The blog of the John S. and James L. Knight Foundation
To coincide with the Detroit Design Festival, which will be going on all this weekend, the Detroit Film Theater/DIA hosted an outstanding event sponsored by the Reva Stocker Taubman Lecture Fund. Filmmaker Sam Green was on hand to present his “live documentary”—a narrated slide show that featured video clips and interviews—on the life of Buckminster Fuller, one of the most notoriously eccentric and visionary thinkers of the last century.
A fitting subject for the Detroit Design Festival, Fuller is best known for his geodesic domes (or "Bucky Balls"), which revolutionized architecture in the 1950s. The sole prototype of his modular home design, pictured here, is on display at the Henry Ford Museum.
Adding wonder to this intriguing tale was the original score, composed and performed live by seminal indie rock band Yo La Tengo. There existed a harmonious interplay between Green’s insightful and funny commentary; the character of Fuller himself, chronicled intensively throughout his life (most notably in the Dymaxion Chronofile, a self-filing system by which Fuller documented his daily existence for decades—a.k.a., any documentarian’s wildest dream); and the beautiful scoring by YLT. The whole hour-long event ran much like an installment of This American Life, but with visuals, and overall was an apt tribute, considering Fuller’s passion for “synergetics” and its emphasis on total system behavior.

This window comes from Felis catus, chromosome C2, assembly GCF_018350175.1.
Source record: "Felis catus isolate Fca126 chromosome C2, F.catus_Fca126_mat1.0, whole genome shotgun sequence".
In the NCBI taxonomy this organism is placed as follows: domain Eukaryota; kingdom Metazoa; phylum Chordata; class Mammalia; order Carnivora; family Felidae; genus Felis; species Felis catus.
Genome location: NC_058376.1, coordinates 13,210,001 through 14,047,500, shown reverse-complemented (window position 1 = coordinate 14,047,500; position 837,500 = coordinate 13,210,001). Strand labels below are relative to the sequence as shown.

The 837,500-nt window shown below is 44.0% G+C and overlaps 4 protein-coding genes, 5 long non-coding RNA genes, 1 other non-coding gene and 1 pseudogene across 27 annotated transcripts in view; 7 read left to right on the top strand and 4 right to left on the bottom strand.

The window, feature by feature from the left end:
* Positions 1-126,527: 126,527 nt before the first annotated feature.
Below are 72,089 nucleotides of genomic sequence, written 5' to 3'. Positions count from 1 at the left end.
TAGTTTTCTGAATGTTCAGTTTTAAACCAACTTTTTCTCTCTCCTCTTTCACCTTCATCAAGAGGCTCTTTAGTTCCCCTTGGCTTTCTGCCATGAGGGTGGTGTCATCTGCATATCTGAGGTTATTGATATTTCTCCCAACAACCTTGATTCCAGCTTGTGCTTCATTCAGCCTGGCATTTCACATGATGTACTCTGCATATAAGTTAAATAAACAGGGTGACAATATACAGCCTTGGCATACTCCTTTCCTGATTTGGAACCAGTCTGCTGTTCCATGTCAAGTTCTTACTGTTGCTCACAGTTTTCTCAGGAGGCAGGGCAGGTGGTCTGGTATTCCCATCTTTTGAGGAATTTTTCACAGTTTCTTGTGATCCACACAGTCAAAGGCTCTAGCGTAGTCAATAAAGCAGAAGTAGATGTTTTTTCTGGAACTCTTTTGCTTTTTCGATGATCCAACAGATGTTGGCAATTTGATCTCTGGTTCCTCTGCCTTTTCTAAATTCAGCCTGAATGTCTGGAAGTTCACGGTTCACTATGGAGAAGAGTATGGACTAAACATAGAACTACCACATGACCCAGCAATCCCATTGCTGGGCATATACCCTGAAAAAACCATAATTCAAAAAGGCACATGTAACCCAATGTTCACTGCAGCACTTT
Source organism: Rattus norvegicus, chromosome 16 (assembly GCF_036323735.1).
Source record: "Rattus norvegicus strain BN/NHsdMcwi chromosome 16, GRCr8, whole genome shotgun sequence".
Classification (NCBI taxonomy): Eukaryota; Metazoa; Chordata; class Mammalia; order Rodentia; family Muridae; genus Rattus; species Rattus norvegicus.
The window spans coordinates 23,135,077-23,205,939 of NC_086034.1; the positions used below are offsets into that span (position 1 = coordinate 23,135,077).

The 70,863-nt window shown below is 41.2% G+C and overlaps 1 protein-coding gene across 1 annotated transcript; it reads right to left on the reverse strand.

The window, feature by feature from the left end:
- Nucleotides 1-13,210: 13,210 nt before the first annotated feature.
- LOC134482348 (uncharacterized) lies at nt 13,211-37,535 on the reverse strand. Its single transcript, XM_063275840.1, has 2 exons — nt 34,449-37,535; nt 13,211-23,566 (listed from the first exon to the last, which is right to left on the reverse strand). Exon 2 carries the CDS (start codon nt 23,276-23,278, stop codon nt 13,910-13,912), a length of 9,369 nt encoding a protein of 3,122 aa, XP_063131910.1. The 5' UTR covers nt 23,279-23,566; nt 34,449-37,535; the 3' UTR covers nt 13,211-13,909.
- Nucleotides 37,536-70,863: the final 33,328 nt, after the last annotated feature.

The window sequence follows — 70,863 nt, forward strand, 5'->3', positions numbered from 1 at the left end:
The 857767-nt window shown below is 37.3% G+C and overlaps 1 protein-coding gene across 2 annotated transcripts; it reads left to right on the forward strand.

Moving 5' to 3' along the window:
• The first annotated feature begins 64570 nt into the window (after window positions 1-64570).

Yo La Tengo is a New Jersey/Brooklyn-based combo and perennial favorite, founded in 1984. Ira Kaplan (left) on guitar, Georgia Hubley (right) on drums and keyboard, and James McNew (not really pictured) on bass.
As for the crowd on hand, it was impossible to tell who was there for the film and who for the music, but by performance end, it seems unlikely that such petty distinctions would matter much, anyway. After all, Fuller’s message—ever increasingly relevant—is one of hope that humankind can learn to better distribute its resources, affording every person a higher standard of living at personal cost to no one.
Filmmaker Sam Green has an innovative presentation style all his own, which invites the audience into the work.
Whether such utopian visions can be realized remains to be seen, but they surely make for some interesting visionaries.
Don't miss out on the Detroit Design Festival, with great events and happenings taking place all weekend. More information can be found on their website.
Detroit Film Theatre: 5200 Woodward Ave., Detroit; 313-833-7887; www.dia.org/detroitfilmtheatre/14/DFT.aspx